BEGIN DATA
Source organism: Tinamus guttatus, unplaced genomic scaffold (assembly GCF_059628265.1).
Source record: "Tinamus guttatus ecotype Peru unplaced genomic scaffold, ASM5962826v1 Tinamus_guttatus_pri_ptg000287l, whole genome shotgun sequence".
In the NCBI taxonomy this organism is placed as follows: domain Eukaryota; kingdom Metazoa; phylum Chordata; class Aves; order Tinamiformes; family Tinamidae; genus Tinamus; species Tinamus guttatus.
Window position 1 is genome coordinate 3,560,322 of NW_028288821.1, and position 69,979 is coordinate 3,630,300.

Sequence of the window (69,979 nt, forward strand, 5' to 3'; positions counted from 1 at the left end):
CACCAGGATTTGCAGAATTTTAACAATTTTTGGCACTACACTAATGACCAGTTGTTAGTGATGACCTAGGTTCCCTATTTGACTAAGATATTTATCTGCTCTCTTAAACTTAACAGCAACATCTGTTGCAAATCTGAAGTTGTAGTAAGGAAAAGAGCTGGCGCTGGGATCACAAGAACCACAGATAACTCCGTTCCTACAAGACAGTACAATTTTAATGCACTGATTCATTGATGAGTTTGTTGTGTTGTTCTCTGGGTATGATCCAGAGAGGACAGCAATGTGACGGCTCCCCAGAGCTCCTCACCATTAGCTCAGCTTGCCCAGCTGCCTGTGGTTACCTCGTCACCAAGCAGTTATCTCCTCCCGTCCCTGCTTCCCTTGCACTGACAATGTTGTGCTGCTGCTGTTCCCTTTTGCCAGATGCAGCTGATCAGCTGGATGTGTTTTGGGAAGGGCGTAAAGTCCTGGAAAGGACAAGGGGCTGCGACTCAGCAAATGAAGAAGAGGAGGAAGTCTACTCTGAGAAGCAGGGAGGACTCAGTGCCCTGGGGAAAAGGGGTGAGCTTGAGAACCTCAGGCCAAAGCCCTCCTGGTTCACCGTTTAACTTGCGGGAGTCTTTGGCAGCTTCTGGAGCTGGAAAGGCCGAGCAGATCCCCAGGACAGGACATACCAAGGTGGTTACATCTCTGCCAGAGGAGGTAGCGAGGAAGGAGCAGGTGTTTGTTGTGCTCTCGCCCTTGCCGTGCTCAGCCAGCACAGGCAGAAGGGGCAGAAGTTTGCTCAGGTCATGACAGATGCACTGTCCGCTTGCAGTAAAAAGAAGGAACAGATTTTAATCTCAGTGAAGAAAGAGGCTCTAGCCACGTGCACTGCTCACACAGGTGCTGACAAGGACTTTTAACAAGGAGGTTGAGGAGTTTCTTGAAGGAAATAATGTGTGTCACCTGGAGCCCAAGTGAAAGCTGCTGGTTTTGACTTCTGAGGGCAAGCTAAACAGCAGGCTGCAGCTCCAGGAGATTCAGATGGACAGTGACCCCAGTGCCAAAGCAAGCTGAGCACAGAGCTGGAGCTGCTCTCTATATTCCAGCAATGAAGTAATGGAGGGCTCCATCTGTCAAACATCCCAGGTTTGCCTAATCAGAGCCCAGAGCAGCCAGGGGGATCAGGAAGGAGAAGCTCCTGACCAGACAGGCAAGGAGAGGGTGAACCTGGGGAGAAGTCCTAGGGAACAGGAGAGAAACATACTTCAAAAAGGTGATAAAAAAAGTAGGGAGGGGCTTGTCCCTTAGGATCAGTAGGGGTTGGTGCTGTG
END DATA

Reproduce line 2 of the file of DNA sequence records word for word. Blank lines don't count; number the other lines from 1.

Source record: "Tinamus guttatus ecotype Peru unplaced genomic scaffold, ASM5962826v1 Tinamus_guttatus_pri_ptg000287l, whole genome shotgun sequence".